It’s Still a Good Time to Bolster Our Theology of Suffering (Part 2)

Read Part 1.

Our pastor recently asked for a show of hands: “How many of you are aware of someone you knew personally who died in the last three months?” A lot of hands went up. Our pastor is keen on helping believers process these experiences through a biblical grid.

I am, too, starting with myself—hence, this review/meditation.

The Bible gives us plenty of space to be unsure about a lot of things, but it also communicates the truths we need most with a clarity that leaves us with no excuse for floundering. If we focus on what we don’t know rather than what we do know, that’s on us.

What we do know is that (1) suffering in the life of a Christian is never meaningless or without purpose. God intends to use it to make us better or to be an objective expression of the brokenness of the world (Rom 8:20). In both cases, the point is to reveal the perfection of God’s character through the unfolding of the story of God and man on earth: creation, fall, redemption, glory.

We also know that in the lives of believers, pain and loss are (2) never solitary, (3) never payback, and (3) never unfair or cruel. Christian sufferers are part of the great company of believers who have endured across the ages. They are sufferers whose sin-debt has been fully paid and who belong to a wise, good, and loving Father who desires their joy.

The thief comes only to steal and kill and destroy. I came that they may have life and have it abundantly. 11 I am the good shepherd. The good shepherd lays down his life for the sheep. (ESV, John 10:10–11)

What then shall we say to these things? If God is for us, who can be against us? 32 He who did not spare his own Son but gave him up for us all, how will he not also with him graciously give us all things? (Rom 8:31–32)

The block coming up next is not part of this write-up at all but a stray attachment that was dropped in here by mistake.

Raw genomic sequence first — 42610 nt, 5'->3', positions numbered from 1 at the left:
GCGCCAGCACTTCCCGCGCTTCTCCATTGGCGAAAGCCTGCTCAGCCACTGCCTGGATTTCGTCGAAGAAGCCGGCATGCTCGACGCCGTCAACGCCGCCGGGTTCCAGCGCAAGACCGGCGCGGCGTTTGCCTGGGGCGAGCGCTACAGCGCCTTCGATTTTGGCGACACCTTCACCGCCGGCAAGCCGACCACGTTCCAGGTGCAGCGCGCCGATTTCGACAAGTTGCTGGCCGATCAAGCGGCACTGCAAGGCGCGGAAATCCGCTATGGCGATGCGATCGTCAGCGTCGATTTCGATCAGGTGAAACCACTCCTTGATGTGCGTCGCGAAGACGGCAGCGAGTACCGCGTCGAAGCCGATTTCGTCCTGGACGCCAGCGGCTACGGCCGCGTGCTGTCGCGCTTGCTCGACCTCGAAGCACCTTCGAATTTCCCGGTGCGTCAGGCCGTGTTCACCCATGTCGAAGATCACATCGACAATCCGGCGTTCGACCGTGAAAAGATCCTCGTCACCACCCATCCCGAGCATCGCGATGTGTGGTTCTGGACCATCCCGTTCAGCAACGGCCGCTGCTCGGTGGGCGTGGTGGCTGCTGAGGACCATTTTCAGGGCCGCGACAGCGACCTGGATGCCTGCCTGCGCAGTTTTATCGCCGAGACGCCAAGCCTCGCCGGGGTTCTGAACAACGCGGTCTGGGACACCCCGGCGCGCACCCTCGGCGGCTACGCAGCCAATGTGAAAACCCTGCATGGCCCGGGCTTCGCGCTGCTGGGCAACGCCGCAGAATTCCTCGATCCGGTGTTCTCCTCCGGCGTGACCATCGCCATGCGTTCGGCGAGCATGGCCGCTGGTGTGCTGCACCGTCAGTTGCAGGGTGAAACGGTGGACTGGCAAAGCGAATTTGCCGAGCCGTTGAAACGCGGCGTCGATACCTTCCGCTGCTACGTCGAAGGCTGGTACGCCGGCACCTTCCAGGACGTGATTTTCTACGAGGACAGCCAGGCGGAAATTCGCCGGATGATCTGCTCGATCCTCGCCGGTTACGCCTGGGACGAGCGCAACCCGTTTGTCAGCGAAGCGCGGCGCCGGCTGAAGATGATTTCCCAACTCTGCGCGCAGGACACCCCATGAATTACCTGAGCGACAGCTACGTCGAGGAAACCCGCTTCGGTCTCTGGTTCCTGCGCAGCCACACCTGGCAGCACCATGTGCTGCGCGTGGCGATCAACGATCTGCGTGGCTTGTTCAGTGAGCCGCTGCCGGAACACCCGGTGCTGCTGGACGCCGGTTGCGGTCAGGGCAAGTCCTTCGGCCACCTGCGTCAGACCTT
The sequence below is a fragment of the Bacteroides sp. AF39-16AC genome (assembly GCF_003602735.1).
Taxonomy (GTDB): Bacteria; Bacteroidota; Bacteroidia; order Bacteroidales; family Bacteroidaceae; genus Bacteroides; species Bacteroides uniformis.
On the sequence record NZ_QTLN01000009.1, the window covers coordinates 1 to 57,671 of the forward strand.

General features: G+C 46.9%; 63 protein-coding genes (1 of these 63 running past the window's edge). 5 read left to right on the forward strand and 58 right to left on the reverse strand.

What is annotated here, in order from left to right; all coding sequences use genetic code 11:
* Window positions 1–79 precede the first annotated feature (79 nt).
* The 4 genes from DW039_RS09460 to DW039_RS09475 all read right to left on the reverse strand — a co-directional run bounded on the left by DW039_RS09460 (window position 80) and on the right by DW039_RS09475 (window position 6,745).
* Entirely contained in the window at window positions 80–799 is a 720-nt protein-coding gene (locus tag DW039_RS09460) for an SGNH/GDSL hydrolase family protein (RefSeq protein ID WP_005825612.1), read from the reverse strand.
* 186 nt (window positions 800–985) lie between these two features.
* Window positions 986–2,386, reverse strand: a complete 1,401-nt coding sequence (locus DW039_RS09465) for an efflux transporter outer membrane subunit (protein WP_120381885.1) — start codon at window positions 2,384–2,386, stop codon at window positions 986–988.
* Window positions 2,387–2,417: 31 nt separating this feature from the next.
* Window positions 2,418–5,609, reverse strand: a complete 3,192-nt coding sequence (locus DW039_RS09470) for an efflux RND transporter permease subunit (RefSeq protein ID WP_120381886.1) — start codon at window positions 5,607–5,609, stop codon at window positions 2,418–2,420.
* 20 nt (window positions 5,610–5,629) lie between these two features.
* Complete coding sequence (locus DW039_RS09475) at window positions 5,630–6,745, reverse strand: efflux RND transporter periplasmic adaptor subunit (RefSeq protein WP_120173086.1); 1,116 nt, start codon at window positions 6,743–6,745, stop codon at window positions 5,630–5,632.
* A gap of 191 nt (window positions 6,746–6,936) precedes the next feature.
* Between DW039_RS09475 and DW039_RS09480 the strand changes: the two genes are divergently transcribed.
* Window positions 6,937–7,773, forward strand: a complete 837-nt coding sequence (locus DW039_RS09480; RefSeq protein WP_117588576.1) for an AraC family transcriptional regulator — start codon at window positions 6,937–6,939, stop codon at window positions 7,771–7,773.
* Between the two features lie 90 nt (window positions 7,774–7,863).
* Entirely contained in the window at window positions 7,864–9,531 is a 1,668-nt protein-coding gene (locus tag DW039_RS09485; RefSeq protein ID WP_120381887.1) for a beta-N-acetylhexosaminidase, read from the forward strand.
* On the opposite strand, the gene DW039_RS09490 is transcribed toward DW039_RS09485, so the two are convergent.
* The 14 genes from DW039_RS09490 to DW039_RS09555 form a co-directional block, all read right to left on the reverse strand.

Three additional certainties should anchor our swirling emotions and chaotic thoughts when we’re in a storm of trouble.

5. Our suffering is never easy.

This one seems like an observation from Captain Obvious, but how easily we forget. The corollary is that when it’s hard it’s supposed to be hard. It’s perfectly normal.

Though passages like Psalm 91:7-10, Psalm 37:25, Isaiah 40:31, and Philippians 4:19 may seem to support an expectation that getting through the trial will be a piece of cake if we just have enough faith, that’s not really the message.

I’ve heard multiple variations of the anecdote that a Christian once went to his pastor and said, “I’m so discouraged. I just don’t know how I can go on under these circumstances!” The pastor is supposed to have replied, “What are you doing under those?!”

The application usually made is along the lines of, “Christians rise above the circumstances! God gives wings as eagles.”

I almost always succeed in not rolling my eyes at that moment. Almost. But they’re rolling on the inside, because if we stop there, we’ve delivered a hollow platitude. What does “rise above the circumstances” mean? What does “God gives wings” mean?

The truth is that sometimes God chooses to deliver us out of a specific hardship—as He promised to do for Israel in Isaiah 40:31. But sometimes, His intent is that we stay right there under those circumstances, where we belong. Sometimes no wings are in the plan.

They were stoned, they were sawn in two, they were killed with the sword. They went about in skins of sheep and goats, destitute, afflicted, mistreated— of whom the world was not worthy—wandering about in deserts and mountains, and in dens and caves of the earth. (Heb 11:37–38)

Three times I was beaten with rods. Once I was stoned. Three times I was shipwrecked; a night and a day I was adrift at sea; on frequent journeys, in danger from rivers, danger from robbers, danger from my own people, danger from Gentiles, danger in the city, danger in the wilderness, danger at sea, danger from false brothers; in toil and hardship, through many a sleepless night, in hunger and thirst, often without food, in cold and exposure. (2 Cor 11:25–27)